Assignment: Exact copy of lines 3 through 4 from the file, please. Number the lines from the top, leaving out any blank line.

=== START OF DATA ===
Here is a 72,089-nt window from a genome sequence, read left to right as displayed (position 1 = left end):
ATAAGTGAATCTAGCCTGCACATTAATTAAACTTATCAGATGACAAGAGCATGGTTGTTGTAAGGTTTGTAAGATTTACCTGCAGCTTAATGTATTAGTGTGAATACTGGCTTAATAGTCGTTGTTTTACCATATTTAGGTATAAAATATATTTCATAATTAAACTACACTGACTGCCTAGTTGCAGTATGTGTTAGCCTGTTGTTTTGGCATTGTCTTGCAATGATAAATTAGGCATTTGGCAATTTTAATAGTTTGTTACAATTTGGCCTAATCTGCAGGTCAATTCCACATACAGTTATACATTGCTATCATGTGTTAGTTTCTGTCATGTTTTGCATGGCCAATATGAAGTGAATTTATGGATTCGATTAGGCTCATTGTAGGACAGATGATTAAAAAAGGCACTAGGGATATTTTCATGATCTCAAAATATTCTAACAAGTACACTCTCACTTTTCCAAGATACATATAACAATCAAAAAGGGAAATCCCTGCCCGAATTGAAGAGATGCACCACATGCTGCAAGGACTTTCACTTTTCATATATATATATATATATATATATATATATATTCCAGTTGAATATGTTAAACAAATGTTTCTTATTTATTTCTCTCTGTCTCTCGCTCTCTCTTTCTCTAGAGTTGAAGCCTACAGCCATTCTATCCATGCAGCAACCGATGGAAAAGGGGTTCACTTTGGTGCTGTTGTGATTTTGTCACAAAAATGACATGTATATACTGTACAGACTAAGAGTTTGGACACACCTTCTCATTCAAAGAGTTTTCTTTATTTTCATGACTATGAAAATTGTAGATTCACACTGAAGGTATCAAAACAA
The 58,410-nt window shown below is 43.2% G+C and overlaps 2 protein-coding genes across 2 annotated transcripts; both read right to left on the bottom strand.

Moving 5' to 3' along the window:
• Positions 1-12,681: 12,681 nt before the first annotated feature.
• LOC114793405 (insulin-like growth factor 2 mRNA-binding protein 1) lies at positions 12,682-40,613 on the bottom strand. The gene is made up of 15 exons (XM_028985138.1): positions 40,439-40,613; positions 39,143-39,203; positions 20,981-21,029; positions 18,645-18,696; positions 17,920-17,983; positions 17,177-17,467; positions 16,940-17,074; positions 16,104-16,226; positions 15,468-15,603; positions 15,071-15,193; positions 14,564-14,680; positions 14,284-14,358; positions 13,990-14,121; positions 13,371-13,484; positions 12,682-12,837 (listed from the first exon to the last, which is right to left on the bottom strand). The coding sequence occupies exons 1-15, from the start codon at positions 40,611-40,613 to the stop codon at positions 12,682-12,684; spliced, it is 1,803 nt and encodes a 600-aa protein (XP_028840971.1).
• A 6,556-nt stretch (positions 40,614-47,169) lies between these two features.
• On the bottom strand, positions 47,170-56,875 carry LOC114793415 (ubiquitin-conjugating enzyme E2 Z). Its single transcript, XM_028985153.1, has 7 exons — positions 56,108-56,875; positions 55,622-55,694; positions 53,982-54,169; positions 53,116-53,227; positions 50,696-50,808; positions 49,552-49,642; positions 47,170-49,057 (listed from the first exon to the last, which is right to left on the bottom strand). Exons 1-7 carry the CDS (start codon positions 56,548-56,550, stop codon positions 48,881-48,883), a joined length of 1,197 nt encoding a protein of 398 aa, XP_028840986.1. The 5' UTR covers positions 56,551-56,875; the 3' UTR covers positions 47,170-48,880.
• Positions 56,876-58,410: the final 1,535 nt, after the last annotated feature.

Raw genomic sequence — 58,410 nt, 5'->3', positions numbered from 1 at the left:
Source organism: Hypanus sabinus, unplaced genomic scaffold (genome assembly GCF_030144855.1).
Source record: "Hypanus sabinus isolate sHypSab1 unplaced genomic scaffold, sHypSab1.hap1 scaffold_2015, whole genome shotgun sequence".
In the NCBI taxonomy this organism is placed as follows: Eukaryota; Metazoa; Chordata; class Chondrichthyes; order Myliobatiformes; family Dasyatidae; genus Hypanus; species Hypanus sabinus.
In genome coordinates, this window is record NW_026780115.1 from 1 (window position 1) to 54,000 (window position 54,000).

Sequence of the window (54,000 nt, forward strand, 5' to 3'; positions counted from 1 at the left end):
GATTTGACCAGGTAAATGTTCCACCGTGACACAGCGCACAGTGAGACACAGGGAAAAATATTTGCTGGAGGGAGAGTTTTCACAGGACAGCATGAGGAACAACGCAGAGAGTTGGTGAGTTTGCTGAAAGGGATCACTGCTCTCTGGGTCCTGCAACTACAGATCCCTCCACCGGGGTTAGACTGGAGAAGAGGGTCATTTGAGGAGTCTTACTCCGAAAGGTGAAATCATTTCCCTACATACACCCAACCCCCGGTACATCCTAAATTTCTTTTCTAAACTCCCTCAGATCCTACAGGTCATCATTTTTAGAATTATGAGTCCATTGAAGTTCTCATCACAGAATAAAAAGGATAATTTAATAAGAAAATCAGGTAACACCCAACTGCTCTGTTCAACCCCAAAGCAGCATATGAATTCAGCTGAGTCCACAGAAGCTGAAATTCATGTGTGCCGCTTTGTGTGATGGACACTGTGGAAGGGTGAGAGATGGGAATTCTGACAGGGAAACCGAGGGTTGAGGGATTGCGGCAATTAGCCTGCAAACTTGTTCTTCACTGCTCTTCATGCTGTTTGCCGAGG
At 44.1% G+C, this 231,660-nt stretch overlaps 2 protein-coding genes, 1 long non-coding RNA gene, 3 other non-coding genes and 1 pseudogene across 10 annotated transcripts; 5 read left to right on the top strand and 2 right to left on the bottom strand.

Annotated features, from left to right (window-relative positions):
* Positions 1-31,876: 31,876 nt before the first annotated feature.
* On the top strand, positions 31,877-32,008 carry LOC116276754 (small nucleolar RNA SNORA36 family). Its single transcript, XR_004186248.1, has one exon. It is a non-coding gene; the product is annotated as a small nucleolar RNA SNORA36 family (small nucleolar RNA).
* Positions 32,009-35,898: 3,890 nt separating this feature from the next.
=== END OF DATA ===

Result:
The 58,410-nt window shown below is 43.2% G+C and overlaps 2 protein-coding genes across 2 annotated transcripts; both read right to left on the bottom strand.

Moving 5' to 3' along the window: